advent, waiting

These are some of my favourite weeks in a year.

I am currently sat in Katherine’s room. It is dark outside, and I can see my own reflection watching over me as I type. A hot water bottle is on my lap, I am weighted down by a quilt. The end of 2019 is closing in slowly.

I love the waiting of advent. In the closing of a year I get to live out the reality of a new beginning. A tangible practice of that strange truth: in letting go, we receive.

This last week I have been enjoying the start of a series of advent reflections orchestrated by Brian Draper. The daily emails include a link to an RSVP page where people share their experiences.

So far, we have been asked to think about what it is to commune with God, and to find a bench to sit and wait.

People have been sharing the benches they have found (mine below) and their own thoughts and feelings about waiting, letting go, and abiding.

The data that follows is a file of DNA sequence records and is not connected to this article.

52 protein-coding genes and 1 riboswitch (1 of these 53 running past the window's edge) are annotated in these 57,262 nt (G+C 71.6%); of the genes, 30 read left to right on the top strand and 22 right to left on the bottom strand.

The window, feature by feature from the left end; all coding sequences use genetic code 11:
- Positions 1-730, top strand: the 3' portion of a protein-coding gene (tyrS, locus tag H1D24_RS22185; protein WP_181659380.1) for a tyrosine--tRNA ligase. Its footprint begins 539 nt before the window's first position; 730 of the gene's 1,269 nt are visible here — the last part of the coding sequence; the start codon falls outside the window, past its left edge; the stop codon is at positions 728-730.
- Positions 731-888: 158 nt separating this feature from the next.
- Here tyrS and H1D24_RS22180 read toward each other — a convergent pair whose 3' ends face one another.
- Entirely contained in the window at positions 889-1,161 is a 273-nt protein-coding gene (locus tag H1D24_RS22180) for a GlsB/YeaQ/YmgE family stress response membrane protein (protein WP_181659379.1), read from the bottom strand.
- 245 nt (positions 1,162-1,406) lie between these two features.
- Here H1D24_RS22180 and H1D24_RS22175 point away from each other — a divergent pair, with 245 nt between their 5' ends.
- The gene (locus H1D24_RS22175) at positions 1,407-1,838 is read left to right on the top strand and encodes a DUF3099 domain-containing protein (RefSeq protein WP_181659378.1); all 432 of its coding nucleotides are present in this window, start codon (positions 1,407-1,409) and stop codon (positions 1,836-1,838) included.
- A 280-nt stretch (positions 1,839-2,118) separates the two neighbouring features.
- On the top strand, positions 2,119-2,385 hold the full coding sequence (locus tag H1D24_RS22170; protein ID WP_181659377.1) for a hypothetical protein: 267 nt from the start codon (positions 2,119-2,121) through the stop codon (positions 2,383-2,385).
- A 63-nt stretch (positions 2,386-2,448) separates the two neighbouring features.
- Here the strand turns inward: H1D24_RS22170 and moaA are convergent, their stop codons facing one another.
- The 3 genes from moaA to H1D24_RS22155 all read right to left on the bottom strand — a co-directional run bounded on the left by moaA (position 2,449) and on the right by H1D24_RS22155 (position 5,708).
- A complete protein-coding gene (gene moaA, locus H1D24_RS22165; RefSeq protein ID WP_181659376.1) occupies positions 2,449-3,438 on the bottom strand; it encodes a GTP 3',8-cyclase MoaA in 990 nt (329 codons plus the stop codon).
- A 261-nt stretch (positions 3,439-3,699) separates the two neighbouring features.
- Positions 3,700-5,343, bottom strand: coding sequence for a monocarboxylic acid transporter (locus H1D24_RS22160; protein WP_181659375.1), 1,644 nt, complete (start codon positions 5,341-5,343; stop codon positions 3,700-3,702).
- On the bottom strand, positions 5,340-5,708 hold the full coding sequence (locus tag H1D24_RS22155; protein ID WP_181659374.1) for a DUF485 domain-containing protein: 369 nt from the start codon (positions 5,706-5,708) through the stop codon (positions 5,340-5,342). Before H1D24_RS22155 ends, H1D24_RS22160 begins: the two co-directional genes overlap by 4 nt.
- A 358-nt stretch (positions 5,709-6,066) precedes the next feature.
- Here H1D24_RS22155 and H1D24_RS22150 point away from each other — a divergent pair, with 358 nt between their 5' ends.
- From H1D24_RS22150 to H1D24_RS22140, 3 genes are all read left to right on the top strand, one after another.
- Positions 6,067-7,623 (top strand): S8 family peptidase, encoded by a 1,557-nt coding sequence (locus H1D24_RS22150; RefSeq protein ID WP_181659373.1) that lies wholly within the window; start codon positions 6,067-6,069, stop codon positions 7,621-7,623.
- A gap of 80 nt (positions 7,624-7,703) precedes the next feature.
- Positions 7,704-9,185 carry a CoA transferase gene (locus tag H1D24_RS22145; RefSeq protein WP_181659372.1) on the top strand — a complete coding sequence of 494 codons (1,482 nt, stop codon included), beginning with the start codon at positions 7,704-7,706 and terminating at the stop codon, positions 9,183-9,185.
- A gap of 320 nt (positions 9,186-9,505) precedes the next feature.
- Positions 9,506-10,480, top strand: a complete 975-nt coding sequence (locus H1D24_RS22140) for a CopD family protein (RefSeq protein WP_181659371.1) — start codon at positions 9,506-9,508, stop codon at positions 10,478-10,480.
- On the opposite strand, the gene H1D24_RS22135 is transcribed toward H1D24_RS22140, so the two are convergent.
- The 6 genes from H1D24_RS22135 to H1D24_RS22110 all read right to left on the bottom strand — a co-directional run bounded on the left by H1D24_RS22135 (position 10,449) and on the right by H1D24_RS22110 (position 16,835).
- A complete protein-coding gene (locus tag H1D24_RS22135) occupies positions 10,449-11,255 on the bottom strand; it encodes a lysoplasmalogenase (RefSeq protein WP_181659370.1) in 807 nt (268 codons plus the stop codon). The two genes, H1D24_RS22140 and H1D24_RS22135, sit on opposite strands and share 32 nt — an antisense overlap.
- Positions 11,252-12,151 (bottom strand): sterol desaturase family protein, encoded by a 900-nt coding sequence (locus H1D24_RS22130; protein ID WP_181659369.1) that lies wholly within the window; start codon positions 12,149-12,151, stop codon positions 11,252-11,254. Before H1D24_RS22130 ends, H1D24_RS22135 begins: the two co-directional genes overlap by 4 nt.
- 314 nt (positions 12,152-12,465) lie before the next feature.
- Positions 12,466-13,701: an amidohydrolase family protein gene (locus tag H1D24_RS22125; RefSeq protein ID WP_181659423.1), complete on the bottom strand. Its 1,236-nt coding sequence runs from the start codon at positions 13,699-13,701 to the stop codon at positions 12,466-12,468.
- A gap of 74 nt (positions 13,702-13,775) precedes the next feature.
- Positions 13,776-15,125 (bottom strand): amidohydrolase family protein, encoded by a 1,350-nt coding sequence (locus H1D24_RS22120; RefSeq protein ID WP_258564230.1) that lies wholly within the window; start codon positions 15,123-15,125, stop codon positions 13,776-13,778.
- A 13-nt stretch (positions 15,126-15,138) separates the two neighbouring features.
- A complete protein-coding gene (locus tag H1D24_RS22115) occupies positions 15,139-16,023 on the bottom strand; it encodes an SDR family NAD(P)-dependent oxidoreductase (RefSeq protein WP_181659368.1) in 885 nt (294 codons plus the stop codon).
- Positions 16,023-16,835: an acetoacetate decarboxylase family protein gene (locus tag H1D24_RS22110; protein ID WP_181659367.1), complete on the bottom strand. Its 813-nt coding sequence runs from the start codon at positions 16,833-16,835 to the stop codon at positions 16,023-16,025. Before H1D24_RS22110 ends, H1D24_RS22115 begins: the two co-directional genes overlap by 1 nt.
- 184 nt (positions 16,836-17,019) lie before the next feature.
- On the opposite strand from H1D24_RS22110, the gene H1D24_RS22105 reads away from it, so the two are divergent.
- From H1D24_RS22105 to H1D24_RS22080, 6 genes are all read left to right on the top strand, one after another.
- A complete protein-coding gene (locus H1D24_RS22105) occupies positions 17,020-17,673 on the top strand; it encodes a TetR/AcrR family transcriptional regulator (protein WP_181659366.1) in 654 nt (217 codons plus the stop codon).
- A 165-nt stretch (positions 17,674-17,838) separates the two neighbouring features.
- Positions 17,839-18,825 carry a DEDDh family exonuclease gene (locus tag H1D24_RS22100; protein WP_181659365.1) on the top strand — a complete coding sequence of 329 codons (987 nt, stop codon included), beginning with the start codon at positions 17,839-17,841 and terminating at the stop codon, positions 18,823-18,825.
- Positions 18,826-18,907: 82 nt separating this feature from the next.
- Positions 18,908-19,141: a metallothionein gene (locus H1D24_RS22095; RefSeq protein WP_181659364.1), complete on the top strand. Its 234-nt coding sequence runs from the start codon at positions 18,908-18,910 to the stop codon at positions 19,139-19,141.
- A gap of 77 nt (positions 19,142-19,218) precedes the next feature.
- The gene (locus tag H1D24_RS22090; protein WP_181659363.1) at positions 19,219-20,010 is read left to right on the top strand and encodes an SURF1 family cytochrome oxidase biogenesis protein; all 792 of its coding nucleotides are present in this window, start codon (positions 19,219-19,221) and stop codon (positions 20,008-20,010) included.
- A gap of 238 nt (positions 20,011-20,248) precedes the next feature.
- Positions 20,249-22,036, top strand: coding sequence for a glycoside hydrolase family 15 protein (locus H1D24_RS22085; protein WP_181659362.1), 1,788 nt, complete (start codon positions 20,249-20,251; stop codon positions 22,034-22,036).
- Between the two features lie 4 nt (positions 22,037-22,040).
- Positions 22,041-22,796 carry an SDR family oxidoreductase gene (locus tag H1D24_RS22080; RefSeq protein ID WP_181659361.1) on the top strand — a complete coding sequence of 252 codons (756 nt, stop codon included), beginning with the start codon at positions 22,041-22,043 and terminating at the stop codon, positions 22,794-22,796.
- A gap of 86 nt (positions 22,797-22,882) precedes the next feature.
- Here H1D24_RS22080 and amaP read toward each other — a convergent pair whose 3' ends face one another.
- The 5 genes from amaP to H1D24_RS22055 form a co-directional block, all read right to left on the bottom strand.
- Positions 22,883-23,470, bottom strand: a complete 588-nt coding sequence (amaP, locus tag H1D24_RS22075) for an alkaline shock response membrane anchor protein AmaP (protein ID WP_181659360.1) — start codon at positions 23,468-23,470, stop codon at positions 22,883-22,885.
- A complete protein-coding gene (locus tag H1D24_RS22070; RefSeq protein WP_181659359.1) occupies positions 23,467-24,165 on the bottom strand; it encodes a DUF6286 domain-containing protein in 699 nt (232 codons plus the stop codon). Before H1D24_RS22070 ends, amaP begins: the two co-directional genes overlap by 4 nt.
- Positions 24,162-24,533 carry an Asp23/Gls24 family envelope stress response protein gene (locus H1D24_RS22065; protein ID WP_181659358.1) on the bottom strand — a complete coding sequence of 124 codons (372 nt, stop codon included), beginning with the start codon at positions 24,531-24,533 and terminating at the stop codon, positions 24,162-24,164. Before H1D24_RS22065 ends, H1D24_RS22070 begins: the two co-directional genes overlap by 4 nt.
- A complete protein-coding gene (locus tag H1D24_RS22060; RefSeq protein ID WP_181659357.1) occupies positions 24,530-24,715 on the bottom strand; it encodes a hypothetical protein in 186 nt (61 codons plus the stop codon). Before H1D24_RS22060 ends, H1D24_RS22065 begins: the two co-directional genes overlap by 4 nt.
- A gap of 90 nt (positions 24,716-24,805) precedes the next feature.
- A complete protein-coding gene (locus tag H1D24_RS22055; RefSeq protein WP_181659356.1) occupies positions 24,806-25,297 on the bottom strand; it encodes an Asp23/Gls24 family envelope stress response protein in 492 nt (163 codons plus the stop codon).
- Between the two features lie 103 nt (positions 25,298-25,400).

For my part, I have been thinking about something that was said to me on a training day I was running a couple of weeks back –

“I can say ‘the Lord is here’, like in the liturgy, but what does it mean to say ‘My Lord’?”

I am echoing this as a prayer this advent.

I am often asking myself how we are to straddle darkness and light, sorrow and joy, and how we are to believe that nothing is irredeemable when so many things feel irreparable.

These few weeks at least, my focus is waiting, letting go, and abiding.

Lord, more than knowing you are here, teach me to say ‘My Lord’.

1 Comment

  1. Rachel,
    As a follow up to your question in your post; “but what does it mean to say ‘My Lord’?” I suggest you read John 4:3-42. The Samaritan Woman.
    “The story of the woman at the well teaches us that God loves us in spite of our bankrupt lives. God values us enough to actively seek us, to welcome us to intimacy, and to rejoice in our worship. As a result of Jesus’ conversation, only a person like the Samaritan woman, an outcast from her own people, could understand what this means.” –
    Notice how she first addresses Jesus and then last.


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